But this Halloween is different? Josiah and Deja are finally seniors, and this is their last season at the pumpkin patch. Their last shift together. Their last good-bye.

Josiah’s ready to spend the whole night feeling melancholy about it. Deja isn’t ready to let him. She’s got a plan: What if instead of moping they went out with a bang? They could see all the sights! Taste all the snacks! And Josiah could finally talk to that cute girl he’s been mooning over for three years . . .


“It’s about being the flipper not the pinball.”

Pumpkin Heads, or rather Deja’s life philosophy was exactly what I needed to pick me up today. I absolutely adored this story about friendship, loyalty, honesty, and embracing life.

This book literally has everything going for it. It’s a delightful, charming, funny, and uplifting story featuring diverse characters and filled with body-positivity. Which is not to say the book is either boring, preachy, or bland. In their quest to get Josiah to introduce himself to the girl he’s been admiring from a distance for three years, Deja and he learn about friendship while Deja shows Josiah that life needs to be lived rather than endured and that sometimes rules are meant to be broken. And while it may seem as if Deja has it all worked out and knows exactly where she’s at, it turns out that even she still has a lesson to learn about appreciating what you have rather than speculating about what might be.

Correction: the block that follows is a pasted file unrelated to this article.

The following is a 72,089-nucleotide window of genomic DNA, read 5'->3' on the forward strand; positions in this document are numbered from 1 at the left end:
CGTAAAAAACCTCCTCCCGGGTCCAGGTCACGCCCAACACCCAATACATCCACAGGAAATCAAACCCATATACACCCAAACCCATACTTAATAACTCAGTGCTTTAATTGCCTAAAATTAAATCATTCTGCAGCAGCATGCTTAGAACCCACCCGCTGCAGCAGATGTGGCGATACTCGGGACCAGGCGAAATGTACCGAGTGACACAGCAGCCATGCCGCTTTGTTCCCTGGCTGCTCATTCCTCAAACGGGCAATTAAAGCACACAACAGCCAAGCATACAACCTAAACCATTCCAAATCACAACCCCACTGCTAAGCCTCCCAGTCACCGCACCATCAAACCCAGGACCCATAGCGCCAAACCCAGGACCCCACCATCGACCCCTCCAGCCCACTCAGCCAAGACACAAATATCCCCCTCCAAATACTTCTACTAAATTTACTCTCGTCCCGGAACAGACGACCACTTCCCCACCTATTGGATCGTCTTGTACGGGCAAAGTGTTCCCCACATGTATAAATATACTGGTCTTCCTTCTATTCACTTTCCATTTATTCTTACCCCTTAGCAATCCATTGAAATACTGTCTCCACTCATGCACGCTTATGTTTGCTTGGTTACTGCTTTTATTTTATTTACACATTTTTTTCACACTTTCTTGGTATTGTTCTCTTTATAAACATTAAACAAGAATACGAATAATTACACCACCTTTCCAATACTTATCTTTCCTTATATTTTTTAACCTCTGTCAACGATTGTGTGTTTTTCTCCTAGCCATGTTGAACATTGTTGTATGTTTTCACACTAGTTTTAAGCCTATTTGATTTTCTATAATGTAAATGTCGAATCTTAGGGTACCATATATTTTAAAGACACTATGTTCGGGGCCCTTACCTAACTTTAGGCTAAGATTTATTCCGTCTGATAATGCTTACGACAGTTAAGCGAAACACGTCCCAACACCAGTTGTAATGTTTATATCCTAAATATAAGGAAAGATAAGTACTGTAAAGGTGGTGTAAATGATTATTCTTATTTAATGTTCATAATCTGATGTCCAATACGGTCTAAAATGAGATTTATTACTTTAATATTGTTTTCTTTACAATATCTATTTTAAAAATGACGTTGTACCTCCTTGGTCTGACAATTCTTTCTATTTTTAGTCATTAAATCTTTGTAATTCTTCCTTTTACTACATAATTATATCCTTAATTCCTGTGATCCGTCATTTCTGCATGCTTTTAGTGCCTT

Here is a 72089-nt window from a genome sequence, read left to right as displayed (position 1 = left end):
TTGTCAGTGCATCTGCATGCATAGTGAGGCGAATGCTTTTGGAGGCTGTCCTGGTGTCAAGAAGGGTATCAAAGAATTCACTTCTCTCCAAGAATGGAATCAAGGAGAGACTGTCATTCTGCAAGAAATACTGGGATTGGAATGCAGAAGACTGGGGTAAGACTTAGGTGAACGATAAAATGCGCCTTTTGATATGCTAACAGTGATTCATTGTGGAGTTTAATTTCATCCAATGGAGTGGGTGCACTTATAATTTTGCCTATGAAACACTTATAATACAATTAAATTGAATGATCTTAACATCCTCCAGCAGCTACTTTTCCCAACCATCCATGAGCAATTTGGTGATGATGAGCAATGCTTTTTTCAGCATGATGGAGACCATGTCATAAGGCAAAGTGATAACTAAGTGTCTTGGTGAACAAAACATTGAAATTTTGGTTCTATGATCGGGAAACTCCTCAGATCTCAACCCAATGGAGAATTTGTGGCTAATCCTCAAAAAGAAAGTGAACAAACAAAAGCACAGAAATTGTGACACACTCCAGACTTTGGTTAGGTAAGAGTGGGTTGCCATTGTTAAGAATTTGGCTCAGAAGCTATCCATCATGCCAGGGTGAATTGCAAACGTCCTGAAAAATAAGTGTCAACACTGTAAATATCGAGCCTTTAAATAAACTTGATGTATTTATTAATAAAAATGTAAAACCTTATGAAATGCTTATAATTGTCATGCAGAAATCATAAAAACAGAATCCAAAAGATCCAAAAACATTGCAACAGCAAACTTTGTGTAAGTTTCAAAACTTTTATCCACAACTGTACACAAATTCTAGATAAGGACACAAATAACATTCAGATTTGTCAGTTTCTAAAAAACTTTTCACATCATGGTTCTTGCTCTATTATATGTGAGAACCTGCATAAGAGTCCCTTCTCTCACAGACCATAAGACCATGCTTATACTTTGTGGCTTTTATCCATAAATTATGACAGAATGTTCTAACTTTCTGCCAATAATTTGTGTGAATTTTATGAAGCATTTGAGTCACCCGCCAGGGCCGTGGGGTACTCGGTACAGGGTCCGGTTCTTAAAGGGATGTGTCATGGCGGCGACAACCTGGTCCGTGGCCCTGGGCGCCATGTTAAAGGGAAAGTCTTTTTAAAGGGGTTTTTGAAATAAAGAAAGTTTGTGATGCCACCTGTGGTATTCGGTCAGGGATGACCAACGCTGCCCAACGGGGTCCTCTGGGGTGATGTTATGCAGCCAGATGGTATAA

Deja is, without a doubt, one of the best female characters I’ve read in recent times. She embraces life and shares her happiness and kindness with anybody willing to receive it. She’s also a fount of wisdom, as the quote I started this review with shows, just as this one does:

People all sort of look the same until I talk to them.
That’s when they start to get interesting. That’s when they start to…shimmer.

As I said, this story is very body positive. Deja isn’t your usual skinny (or white) heroine. Here we have a well-formed girl with brown skin who loves food and isn’t afraid to indulge. What’s more, the story makes it clear that not only is she very popular, the people she works with are also attracted to her. She’s the one with a string of past flings, not Josiah.